On August 23, 2011 just before 2 pm, many of us in Boone felt the Magnitude 5.8 earthquake outside of Mineral, VA.
Dr. Scott Marshall, our resident geophysicist whose research involves fault modeling and how earthquakes occur, has provided the answers to some common questions about this earthquake and the possibility of other earthquakes along the East Coast.
We don't often get earthquakes on the East Coast. Why did this one occur where it did?
The earthquake occurred in what is known as the Central Virginia Seismic Zone (CVSZ). It is a known area of earthquakes (see the USGS hazard map on the VA EQ page above). This event is unusually large for the CVSZ, but the occurrence of earthquakes in this particular area is not surprising. Julia Irizzary '14, a quantitative geoscience major, compiled a map of East Coast seismicity as part of her independent research (shown below, click for larger image).
There is a diffuse belt of seismicity that generally follows the Appalachian Mtns. This is probably due to slip on reactivated structures in the App Mtns including old thrusts (from Africa's collision with us) and old normal faults which were active during rifting when Africa split off from us.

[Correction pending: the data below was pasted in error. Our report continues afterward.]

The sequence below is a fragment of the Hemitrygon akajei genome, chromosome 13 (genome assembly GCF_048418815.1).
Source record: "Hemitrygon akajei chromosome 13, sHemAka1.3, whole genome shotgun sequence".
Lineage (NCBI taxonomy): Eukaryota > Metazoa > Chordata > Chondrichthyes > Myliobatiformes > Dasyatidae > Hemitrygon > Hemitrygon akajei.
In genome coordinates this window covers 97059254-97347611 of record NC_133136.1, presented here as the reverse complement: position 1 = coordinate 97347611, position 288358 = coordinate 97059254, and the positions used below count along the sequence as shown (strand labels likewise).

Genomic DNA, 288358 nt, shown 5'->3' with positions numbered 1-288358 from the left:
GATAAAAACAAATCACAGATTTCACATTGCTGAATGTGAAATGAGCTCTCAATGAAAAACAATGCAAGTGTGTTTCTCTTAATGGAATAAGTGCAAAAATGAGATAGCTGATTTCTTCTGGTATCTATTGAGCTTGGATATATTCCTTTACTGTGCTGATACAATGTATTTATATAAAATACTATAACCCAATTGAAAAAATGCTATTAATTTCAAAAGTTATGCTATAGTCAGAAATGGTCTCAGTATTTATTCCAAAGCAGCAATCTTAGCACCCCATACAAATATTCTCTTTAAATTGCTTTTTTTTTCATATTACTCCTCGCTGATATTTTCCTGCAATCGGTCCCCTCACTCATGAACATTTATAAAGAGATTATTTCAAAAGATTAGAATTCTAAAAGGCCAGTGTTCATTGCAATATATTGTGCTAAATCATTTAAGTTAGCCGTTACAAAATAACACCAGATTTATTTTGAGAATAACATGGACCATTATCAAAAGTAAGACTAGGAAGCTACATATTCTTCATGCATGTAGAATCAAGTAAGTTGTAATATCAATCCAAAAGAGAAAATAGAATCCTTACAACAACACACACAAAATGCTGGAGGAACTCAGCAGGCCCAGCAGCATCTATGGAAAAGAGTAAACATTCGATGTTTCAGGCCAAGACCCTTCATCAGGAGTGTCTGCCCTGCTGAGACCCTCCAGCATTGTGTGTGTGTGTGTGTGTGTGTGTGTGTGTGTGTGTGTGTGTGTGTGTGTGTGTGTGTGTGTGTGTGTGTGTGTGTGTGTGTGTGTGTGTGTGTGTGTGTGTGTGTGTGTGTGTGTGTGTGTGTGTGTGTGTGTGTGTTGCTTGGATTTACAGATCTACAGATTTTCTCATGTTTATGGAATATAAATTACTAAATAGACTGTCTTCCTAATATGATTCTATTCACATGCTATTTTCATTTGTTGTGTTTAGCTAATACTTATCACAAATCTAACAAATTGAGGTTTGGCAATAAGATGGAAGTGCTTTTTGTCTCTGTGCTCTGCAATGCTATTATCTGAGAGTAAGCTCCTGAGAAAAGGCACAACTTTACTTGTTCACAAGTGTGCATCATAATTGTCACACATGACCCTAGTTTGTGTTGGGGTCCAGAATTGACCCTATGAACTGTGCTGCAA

The best idea going is that ridge push from the Mid Atlantic Ridge is pushing the N. American plate westward and although the plate mostly just moves as a rigid block, ocassionally weak spots slip due to the Westward-directed push (i.e. EW contraction). This is, of course, still not very well understood and some disagree with this hypothesis. The focal mechanism suggests reverse slip on a ~NS trending fault, so EW contraction seems reasonable...at least for this event.
The area of seismicity just west of us is called the Eastern Tennessee Seismic Zone. I don't think that very much is known about it.
This earthquake was really far away from us - why did we feel it all the way in Boone?
Earthquakes away from plate boundaries are felt over distances up to 10x farther than equivalent earthquakes at plate boundaries with lots of broken rocks. This is due to slow wave attenuation in the less broken rocks in the east US. The fact that this event was felt from at least Atlanta, GA to Canada is a perfect example of this.
East US earthquakes almost never have surface rupture because even if they are moderate in size, the causative faults are all blind and mostly occur within basement rock.
That map shows a lot of earthquakes - how does it compare to other parts of the US?
For a similar period of time in ONLY southern California there were more than 6,000,000 earthquakes, while Julia's map of the entire eastern US had less than 2,000. That puts things into perspective. You can see the comparable California map (PDF) on my web site.
How can I learn more?
The United States Geological Survey (USGS) has the most up-to-date information on all US Earthquakes. The Mineral, VA information is located here. One thing you can do is to fill out a "Did You Feel It?" report on the web. This may seem silly, but this is actually how the USGS makes isoseismal maps (maps of equal shaking intensity). The maps can't be made if people don't fill out the reports. Just click on the M5.8 event from yesterday and the rest is straightforward.